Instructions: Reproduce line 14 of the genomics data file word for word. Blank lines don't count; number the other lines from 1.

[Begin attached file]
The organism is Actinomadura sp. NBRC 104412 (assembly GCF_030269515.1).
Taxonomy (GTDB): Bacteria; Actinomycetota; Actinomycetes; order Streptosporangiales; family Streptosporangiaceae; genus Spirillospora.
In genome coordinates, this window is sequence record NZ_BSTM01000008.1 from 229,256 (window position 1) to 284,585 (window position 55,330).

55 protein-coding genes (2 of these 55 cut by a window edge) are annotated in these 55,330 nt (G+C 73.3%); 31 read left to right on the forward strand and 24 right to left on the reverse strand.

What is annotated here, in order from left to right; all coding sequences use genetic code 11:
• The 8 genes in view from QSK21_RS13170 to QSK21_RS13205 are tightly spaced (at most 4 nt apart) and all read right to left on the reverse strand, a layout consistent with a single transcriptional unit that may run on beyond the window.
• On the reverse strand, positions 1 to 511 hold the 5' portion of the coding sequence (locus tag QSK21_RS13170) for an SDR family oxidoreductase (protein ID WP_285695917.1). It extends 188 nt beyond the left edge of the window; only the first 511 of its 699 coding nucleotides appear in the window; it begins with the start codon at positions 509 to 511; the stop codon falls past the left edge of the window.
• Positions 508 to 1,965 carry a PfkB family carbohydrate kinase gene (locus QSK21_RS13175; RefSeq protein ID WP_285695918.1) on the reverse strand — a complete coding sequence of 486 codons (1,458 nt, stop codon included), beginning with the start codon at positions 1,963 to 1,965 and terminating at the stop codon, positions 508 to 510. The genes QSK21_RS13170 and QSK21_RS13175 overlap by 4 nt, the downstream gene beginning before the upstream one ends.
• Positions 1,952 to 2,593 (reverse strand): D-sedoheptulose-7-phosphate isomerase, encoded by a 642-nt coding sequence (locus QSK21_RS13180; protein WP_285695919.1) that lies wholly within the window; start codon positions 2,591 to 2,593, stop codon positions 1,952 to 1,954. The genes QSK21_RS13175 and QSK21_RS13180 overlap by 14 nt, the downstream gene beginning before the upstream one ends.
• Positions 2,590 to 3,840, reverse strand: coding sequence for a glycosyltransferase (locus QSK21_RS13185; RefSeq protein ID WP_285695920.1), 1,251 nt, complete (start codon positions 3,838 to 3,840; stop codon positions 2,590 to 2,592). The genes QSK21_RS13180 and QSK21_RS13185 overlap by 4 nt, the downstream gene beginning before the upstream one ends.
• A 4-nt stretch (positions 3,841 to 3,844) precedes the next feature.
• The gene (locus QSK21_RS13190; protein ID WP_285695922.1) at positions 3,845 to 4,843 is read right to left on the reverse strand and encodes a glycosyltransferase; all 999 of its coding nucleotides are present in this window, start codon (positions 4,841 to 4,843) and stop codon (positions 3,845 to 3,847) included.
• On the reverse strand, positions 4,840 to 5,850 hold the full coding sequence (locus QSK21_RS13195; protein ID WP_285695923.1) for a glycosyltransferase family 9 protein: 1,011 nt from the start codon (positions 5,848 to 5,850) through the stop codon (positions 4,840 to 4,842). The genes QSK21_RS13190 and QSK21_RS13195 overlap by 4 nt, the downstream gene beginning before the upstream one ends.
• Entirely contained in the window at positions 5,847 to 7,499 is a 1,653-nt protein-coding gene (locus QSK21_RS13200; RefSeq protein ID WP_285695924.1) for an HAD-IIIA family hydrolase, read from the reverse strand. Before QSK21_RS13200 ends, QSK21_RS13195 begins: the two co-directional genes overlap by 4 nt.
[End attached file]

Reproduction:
• Entirely contained in the window at positions 5,847 to 7,499 is a 1,653-nt protein-coding gene (locus QSK21_RS13200; RefSeq protein ID WP_285695924.1) for an HAD-IIIA family hydrolase, read from the reverse strand. Before QSK21_RS13200 ends, QSK21_RS13195 begins: the two co-directional genes overlap by 4 nt.